On the other hand, I was amused because I also knew, with absolute certainty, that I didn’t have to consign myself to the academy’s Whiteness if I didn’t want to. Maybe this is because I’d never really planned to be a professor (though I’d always planned to get my Ph.D.). Or maybe it’s because my socialization into the academy as a graduate student was somewhat atypical, having studied in a space that still ripples with its radical-sixties-anti-establishment ethos. 😉 Maybe it’s because I’m in Education, a “hybrid” field that is both applied and theoretical; therefore, I was regularly in the company of people who had entered academia with goals other than a faculty position in mind. Or maybe, finally, it’s because, seven years post-Ph.D., I’ve already had a successful career, in my field but outside (traditional) academia. Whatever the reason, becoming a faculty member has only been one of many possible career options for me.
So, what does all this mean for my teaching of equity studies next term?
I once attended a conference at which Linda Tuhiwai Smith was the keynote speaker. One thing she said has always stuck with me: “Diverse students change the space they’re in.” She meant this both figuratively and literally: non-normative identities cause a reaction in normative spaces (even if only subtly), just by virtue of their existence. Lately, I’ve been thinking that Smith’s maxim applies to teachers, as well. I have been told by more than one person that the “conservative” students who take the equity studies course can be quite disruptive and difficult. I’ve been thinking a lot about how I will handle this if it happens in my class, not least because my presence as a woman of colour changes the space of the classroom in ways my students may not like. In addition, as I commented on Tricia’s latest post on “teaching while Black”, this will be the first time I have taught an equity-based course that is required for students to take. I will not have the luxury of “preaching to the choir”, so to speak. In her post, Tricia points out how important it is for faculty – especially faculty of colour – to have collegial and institutional support when they are teaching courses that raise issues of systemic privilege and marginalization, especially when faced with resistance (and even rage) from privileged students. The Whiteness of the academy, however, often means that that support is not there.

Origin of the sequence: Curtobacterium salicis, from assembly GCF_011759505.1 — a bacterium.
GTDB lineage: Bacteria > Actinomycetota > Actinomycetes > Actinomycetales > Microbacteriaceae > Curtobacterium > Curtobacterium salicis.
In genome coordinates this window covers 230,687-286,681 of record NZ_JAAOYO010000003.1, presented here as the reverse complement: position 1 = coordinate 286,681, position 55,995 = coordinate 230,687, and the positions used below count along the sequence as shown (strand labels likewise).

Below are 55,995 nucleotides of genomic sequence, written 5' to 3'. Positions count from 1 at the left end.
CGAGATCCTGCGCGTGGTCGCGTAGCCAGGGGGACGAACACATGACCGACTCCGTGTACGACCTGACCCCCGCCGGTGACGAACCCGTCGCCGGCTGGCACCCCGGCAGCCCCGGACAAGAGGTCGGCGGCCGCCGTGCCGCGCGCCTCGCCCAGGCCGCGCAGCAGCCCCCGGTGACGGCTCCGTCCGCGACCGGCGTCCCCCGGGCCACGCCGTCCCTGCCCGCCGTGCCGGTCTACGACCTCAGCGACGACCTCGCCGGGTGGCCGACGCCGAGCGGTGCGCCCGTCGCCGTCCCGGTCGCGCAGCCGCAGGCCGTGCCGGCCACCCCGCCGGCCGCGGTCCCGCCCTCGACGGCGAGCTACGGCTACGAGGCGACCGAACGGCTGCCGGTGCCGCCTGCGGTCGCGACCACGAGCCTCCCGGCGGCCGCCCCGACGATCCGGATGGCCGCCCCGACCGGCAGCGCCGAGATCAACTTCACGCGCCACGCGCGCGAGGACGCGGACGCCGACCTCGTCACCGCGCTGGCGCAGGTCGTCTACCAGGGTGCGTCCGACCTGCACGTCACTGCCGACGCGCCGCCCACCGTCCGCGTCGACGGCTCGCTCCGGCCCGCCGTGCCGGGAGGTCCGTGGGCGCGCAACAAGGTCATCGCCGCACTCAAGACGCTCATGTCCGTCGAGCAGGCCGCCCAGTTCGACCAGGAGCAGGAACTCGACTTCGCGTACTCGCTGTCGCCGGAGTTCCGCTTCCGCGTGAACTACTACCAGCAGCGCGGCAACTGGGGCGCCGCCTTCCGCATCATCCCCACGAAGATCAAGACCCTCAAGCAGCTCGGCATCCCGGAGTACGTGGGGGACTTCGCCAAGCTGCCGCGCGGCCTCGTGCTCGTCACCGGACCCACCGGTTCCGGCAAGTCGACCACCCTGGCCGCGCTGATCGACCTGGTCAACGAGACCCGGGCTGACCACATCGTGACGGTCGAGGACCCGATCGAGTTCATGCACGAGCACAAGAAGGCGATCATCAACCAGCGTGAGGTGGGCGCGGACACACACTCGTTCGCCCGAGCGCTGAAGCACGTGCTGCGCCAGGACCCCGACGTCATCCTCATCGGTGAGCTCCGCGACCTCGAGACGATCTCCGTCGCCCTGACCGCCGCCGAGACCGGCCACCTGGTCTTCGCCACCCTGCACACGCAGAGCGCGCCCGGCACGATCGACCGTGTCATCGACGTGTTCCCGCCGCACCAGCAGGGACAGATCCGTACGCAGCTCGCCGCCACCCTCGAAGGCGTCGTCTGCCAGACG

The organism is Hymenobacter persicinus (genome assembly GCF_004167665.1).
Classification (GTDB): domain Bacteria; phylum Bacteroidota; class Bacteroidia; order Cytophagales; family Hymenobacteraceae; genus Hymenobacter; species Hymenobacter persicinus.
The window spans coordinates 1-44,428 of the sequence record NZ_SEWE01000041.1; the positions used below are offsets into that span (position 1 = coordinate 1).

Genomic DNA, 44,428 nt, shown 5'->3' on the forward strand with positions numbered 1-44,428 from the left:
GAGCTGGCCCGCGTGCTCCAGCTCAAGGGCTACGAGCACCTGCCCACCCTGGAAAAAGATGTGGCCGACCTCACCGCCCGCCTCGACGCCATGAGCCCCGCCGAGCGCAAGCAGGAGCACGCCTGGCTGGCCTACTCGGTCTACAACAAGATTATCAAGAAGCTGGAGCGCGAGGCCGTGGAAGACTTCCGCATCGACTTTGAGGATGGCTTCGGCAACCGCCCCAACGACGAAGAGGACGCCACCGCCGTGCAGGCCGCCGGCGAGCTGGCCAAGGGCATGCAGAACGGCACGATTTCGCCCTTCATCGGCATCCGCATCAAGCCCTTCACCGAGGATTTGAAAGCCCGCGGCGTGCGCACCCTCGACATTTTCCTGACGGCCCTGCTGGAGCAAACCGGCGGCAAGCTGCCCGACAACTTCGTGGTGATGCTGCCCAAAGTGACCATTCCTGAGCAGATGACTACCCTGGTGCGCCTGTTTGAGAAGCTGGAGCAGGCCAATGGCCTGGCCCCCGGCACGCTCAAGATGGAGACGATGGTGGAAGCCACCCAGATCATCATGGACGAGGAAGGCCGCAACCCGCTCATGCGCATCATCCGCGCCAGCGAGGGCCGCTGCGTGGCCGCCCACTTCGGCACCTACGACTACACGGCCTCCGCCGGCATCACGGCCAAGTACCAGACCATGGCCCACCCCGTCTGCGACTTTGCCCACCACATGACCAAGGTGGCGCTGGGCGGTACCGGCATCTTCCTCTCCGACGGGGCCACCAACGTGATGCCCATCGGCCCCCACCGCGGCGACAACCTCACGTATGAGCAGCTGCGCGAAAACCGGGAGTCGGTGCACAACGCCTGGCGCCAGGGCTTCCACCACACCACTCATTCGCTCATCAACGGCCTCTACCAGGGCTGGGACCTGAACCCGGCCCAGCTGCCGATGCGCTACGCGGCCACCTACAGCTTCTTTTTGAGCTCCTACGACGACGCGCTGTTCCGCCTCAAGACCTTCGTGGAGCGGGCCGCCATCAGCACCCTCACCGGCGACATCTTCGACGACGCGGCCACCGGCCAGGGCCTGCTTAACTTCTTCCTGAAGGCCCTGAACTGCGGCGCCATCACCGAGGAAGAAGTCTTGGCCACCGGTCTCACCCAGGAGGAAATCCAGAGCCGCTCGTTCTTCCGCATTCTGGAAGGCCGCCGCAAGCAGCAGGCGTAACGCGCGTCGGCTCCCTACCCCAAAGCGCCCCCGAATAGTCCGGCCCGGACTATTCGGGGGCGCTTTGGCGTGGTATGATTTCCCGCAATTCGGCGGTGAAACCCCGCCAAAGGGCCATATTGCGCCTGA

I don’t know that this will necessarily be the case for me.* What I do know is that I am going to treat my teaching experience as a bit of a test case for thinking about whether, and where, I apply for tenure-track positions: how my colleagues, and the institution itself, respond to resistance from privileged students will tell me a lot about the kinds of support I will expect from a university where I might be tenured. It will also tell me a lot about what my limits are, in terms of the compromises I will make in order to get tenure. Whatever my “findings”, I’ve realized how powerful it is to be in a position where I can conduct this kind of experiment and, therefore, how grateful I am to be here so (relatively) early in my career.
* I certainly plan to find out, though.